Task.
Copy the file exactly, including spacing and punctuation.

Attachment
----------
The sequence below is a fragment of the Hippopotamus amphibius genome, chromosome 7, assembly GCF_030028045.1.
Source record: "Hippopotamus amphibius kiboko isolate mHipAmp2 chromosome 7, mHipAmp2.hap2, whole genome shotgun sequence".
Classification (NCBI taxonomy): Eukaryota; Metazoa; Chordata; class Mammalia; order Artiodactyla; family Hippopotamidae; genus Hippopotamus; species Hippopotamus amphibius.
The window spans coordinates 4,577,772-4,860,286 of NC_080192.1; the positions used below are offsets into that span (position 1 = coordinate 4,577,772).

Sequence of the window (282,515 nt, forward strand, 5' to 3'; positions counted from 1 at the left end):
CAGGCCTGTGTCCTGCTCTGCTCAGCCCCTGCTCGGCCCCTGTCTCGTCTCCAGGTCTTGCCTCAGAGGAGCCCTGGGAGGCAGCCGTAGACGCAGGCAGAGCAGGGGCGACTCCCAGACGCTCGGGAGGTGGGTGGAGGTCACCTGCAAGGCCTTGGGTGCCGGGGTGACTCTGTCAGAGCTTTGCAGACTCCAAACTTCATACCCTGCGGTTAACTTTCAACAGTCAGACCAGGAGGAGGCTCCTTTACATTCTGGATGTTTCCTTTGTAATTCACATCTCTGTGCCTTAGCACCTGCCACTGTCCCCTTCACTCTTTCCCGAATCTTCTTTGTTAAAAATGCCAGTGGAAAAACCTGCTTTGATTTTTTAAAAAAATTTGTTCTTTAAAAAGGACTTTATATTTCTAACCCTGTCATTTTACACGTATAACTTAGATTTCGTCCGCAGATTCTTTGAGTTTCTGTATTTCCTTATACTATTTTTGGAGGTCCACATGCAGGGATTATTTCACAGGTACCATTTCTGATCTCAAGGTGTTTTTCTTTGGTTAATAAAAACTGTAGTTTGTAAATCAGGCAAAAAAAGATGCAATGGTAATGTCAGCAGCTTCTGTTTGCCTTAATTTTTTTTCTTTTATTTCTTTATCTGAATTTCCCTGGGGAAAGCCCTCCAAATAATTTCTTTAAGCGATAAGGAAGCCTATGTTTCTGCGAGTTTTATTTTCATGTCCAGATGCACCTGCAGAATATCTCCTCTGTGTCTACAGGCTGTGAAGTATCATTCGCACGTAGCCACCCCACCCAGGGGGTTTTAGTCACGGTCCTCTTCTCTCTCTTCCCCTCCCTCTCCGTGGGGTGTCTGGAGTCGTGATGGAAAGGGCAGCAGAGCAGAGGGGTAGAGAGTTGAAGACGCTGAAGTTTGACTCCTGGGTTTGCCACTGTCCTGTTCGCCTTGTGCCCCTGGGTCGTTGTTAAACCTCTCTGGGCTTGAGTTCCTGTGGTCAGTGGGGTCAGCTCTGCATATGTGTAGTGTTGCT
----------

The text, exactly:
The sequence below is a fragment of the Hippopotamus amphibius genome, chromosome 7, assembly GCF_030028045.1.
Source record: "Hippopotamus amphibius kiboko isolate mHipAmp2 chromosome 7, mHipAmp2.hap2, whole genome shotgun sequence".
Classification (NCBI taxonomy): Eukaryota; Metazoa; Chordata; class Mammalia; order Artiodactyla; family Hippopotamidae; genus Hippopotamus; species Hippopotamus amphibius.
The window spans coordinates 4,577,772-4,860,286 of NC_080192.1; the positions used below are offsets into that span (position 1 = coordinate 4,577,772).

Sequence of the window (282,515 nt, forward strand, 5' to 3'; positions counted from 1 at the left end):
CAGGCCTGTGTCCTGCTCTGCTCAGCCCCTGCTCGGCCCCTGTCTCGTCTCCAGGTCTTGCCTCAGAGGAGCCCTGGGAGGCAGCCGTAGACGCAGGCAGAGCAGGGGCGACTCCCAGACGCTCGGGAGGTGGGTGGAGGTCACCTGCAAGGCCTTGGGTGCCGGGGTGACTCTGTCAGAGCTTTGCAGACTCCAAACTTCATACCCTGCGGTTAACTTTCAACAGTCAGACCAGGAGGAGGCTCCTTTACATTCTGGATGTTTCCTTTGTAATTCACATCTCTGTGCCTTAGCACCTGCCACTGTCCCCTTCACTCTTTCCCGAATCTTCTTTGTTAAAAATGCCAGTGGAAAAACCTGCTTTGATTTTTTAAAAAAATTTGTTCTTTAAAAAGGACTTTATATTTCTAACCCTGTCATTTTACACGTATAACTTAGATTTCGTCCGCAGATTCTTTGAGTTTCTGTATTTCCTTATACTATTTTTGGAGGTCCACATGCAGGGATTATTTCACAGGTACCATTTCTGATCTCAAGGTGTTTTTCTTTGGTTAATAAAAACTGTAGTTTGTAAATCAGGCAAAAAAAGATGCAATGGTAATGTCAGCAGCTTCTGTTTGCCTTAATTTTTTTTCTTTTATTTCTTTATCTGAATTTCCCTGGGGAAAGCCCTCCAAATAATTTCTTTAAGCGATAAGGAAGCCTATGTTTCTGCGAGTTTTATTTTCATGTCCAGATGCACCTGCAGAATATCTCCTCTGTGTCTACAGGCTGTGAAGTATCATTCGCACGTAGCCACCCCACCCAGGGGGTTTTAGTCACGGTCCTCTTCTCTCTCTTCCCCTCCCTCTCCGTGGGGTGTCTGGAGTCGTGATGGAAAGGGCAGCAGAGCAGAGGGGTAGAGAGTTGAAGACGCTGAAGTTTGACTCCTGGGTTTGCCACTGTCCTGTTCGCCTTGTGCCCCTGGGTCGTTGTTAAACCTCTCTGGGCTTGAGTTCCTGTGGTCAGTGGGGTCAGCTCTGCATATGTGTAGTGTTGCT